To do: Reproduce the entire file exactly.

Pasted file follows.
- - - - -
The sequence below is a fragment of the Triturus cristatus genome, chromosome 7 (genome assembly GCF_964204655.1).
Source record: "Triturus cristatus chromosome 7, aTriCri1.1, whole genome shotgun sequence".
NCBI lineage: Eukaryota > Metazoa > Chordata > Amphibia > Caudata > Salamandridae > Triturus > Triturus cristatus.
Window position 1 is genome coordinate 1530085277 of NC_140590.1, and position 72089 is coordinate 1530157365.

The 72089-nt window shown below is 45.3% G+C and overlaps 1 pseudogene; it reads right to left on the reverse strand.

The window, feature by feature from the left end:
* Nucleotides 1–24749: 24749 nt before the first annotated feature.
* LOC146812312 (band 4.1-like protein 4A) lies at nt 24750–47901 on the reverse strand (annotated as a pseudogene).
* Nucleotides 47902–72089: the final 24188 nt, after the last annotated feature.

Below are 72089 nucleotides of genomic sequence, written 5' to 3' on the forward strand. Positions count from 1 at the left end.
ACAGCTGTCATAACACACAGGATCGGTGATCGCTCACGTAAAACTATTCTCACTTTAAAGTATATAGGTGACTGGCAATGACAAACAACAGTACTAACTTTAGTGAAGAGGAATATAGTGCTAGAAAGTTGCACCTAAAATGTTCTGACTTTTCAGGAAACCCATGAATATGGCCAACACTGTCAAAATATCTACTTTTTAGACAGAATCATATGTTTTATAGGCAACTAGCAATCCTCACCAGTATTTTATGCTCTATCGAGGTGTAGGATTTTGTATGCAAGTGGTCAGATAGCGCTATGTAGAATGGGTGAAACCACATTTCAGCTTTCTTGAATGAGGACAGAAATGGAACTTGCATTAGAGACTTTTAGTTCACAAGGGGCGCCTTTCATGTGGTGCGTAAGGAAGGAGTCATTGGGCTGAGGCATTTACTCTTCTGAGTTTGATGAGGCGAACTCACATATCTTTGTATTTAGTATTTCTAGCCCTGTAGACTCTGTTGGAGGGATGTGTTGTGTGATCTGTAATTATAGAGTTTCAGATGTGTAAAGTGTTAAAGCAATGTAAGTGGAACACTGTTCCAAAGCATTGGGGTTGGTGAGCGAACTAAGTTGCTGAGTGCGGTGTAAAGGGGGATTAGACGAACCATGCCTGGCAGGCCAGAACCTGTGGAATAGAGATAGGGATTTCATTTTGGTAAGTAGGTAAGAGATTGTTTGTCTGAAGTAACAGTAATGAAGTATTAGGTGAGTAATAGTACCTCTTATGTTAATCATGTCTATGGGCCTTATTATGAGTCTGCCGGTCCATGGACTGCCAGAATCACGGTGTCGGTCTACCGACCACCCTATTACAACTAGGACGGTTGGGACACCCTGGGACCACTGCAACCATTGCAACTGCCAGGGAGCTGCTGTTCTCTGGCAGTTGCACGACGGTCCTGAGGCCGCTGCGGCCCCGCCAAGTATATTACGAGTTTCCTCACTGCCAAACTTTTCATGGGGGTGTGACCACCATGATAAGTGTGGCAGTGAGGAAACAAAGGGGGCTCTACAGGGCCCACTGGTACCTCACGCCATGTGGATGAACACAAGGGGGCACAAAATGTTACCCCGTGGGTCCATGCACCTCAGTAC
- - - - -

The sequence below is a fragment of the Triturus cristatus genome, chromosome 7 (genome assembly GCF_964204655.1).
Source record: "Triturus cristatus chromosome 7, aTriCri1.1, whole genome shotgun sequence".
NCBI lineage: Eukaryota > Metazoa > Chordata > Amphibia > Caudata > Salamandridae > Triturus > Triturus cristatus.
Window position 1 is genome coordinate 1530085277 of NC_140590.1, and position 72089 is coordinate 1530157365.

The 72089-nt window shown below is 45.3% G+C and overlaps 1 pseudogene; it reads right to left on the reverse strand.

The window, feature by feature from the left end:
* Nucleotides 1–24749: 24749 nt before the first annotated feature.
* LOC146812312 (band 4.1-like protein 4A) lies at nt 24750–47901 on the reverse strand (annotated as a pseudogene).
* Nucleotides 47902–72089: the final 24188 nt, after the last annotated feature.

Below are 72089 nucleotides of genomic sequence, written 5' to 3' on the forward strand. Positions count from 1 at the left end.
ACAGCTGTCATAACACACAGGATCGGTGATCGCTCACGTAAAACTATTCTCACTTTAAAGTATATAGGTGACTGGCAATGACAAACAACAGTACTAACTTTAGTGAAGAGGAATATAGTGCTAGAAAGTTGCACCTAAAATGTTCTGACTTTTCAGGAAACCCATGAATATGGCCAACACTGTCAAAATATCTACTTTTTAGACAGAATCATATGTTTTATAGGCAACTAGCAATCCTCACCAGTATTTTATGCTCTATCGAGGTGTAGGATTTTGTATGCAAGTGGTCAGATAGCGCTATGTAGAATGGGTGAAACCACATTTCAGCTTTCTTGAATGAGGACAGAAATGGAACTTGCATTAGAGACTTTTAGTTCACAAGGGGCGCCTTTCATGTGGTGCGTAAGGAAGGAGTCATTGGGCTGAGGCATTTACTCTTCTGAGTTTGATGAGGCGAACTCACATATCTTTGTATTTAGTATTTCTAGCCCTGTAGACTCTGTTGGAGGGATGTGTTGTGTGATCTGTAATTATAGAGTTTCAGATGTGTAAAGTGTTAAAGCAATGTAAGTGGAACACTGTTCCAAAGCATTGGGGTTGGTGAGCGAACTAAGTTGCTGAGTGCGGTGTAAAGGGGGATTAGACGAACCATGCCTGGCAGGCCAGAACCTGTGGAATAGAGATAGGGATTTCATTTTGGTAAGTAGGTAAGAGATTGTTTGTCTGAAGTAACAGTAATGAAGTATTAGGTGAGTAATAGTACCTCTTATGTTAATCATGTCTATGGGCCTTATTATGAGTCTGCCGGTCCATGGACTGCCAGAATCACGGTGTCGGTCTACCGACCACCCTATTACAACTAGGACGGTTGGGACACCCTGGGACCACTGCAACCATTGCAACTGCCAGGGAGCTGCTGTTCTCTGGCAGTTGCACGACGGTCCTGAGGCCGCTGCGGCCCCGCCAAGTATATTACGAGTTTCCTCACTGCCAAACTTTTCATGGGGGTGTGACCACCATGATAAGTGTGGCAGTGAGGAAACAAAGGGGGCTCTACAGGGCCCACTGGTACCTCACGCCATGTGGATGAACACAAGGGGGCACAAAATGTTACCCCGTGGGTCCATGCACCTCAGTAC